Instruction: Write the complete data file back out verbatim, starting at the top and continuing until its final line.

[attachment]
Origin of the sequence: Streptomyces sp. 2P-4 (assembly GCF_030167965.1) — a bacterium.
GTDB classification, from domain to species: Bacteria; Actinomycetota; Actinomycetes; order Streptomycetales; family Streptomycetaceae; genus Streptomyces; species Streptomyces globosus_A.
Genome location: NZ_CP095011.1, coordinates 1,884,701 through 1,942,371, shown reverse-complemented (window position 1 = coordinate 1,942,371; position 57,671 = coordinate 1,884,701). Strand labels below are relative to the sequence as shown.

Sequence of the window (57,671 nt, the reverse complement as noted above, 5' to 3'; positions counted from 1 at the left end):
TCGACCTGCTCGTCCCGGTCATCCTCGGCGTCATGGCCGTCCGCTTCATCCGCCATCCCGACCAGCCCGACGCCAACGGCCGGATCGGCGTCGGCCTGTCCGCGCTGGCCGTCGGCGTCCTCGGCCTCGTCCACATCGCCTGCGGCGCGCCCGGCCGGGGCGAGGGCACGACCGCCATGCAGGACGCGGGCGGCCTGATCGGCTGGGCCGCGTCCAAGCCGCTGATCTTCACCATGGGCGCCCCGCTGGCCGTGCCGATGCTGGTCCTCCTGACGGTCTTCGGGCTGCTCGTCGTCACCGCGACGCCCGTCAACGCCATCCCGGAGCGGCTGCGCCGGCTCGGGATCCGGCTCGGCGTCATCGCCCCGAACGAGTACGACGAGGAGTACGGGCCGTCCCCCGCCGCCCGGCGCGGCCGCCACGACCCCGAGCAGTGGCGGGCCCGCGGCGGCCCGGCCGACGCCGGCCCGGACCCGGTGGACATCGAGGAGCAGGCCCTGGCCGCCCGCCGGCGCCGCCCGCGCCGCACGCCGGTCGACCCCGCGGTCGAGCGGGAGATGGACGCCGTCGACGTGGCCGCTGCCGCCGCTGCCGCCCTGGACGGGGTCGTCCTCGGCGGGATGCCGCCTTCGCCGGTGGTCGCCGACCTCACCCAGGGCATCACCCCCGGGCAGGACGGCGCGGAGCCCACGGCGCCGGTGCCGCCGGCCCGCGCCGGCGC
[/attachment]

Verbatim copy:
Origin of the sequence: Streptomyces sp. 2P-4 (assembly GCF_030167965.1) — a bacterium.
GTDB classification, from domain to species: Bacteria; Actinomycetota; Actinomycetes; order Streptomycetales; family Streptomycetaceae; genus Streptomyces; species Streptomyces globosus_A.
Genome location: NZ_CP095011.1, coordinates 1,884,701 through 1,942,371, shown reverse-complemented (window position 1 = coordinate 1,942,371; position 57,671 = coordinate 1,884,701). Strand labels below are relative to the sequence as shown.

Sequence of the window (57,671 nt, the reverse complement as noted above, 5' to 3'; positions counted from 1 at the left end):
TCGACCTGCTCGTCCCGGTCATCCTCGGCGTCATGGCCGTCCGCTTCATCCGCCATCCCGACCAGCCCGACGCCAACGGCCGGATCGGCGTCGGCCTGTCCGCGCTGGCCGTCGGCGTCCTCGGCCTCGTCCACATCGCCTGCGGCGCGCCCGGCCGGGGCGAGGGCACGACCGCCATGCAGGACGCGGGCGGCCTGATCGGCTGGGCCGCGTCCAAGCCGCTGATCTTCACCATGGGCGCCCCGCTGGCCGTGCCGATGCTGGTCCTCCTGACGGTCTTCGGGCTGCTCGTCGTCACCGCGACGCCCGTCAACGCCATCCCGGAGCGGCTGCGCCGGCTCGGGATCCGGCTCGGCGTCATCGCCCCGAACGAGTACGACGAGGAGTACGGGCCGTCCCCCGCCGCCCGGCGCGGCCGCCACGACCCCGAGCAGTGGCGGGCCCGCGGCGGCCCGGCCGACGCCGGCCCGGACCCGGTGGACATCGAGGAGCAGGCCCTGGCCGCCCGCCGGCGCCGCCCGCGCCGCACGCCGGTCGACCCCGCGGTCGAGCGGGAGATGGACGCCGTCGACGTGGCCGCTGCCGCCGCTGCCGCCCTGGACGGGGTCGTCCTCGGCGGGATGCCGCCTTCGCCGGTGGTCGCCGACCTCACCCAGGGCATCACCCCCGGGCAGGACGGCGCGGAGCCCACGGCGCCGGTGCCGCCGGCCCGCGCCGGCGC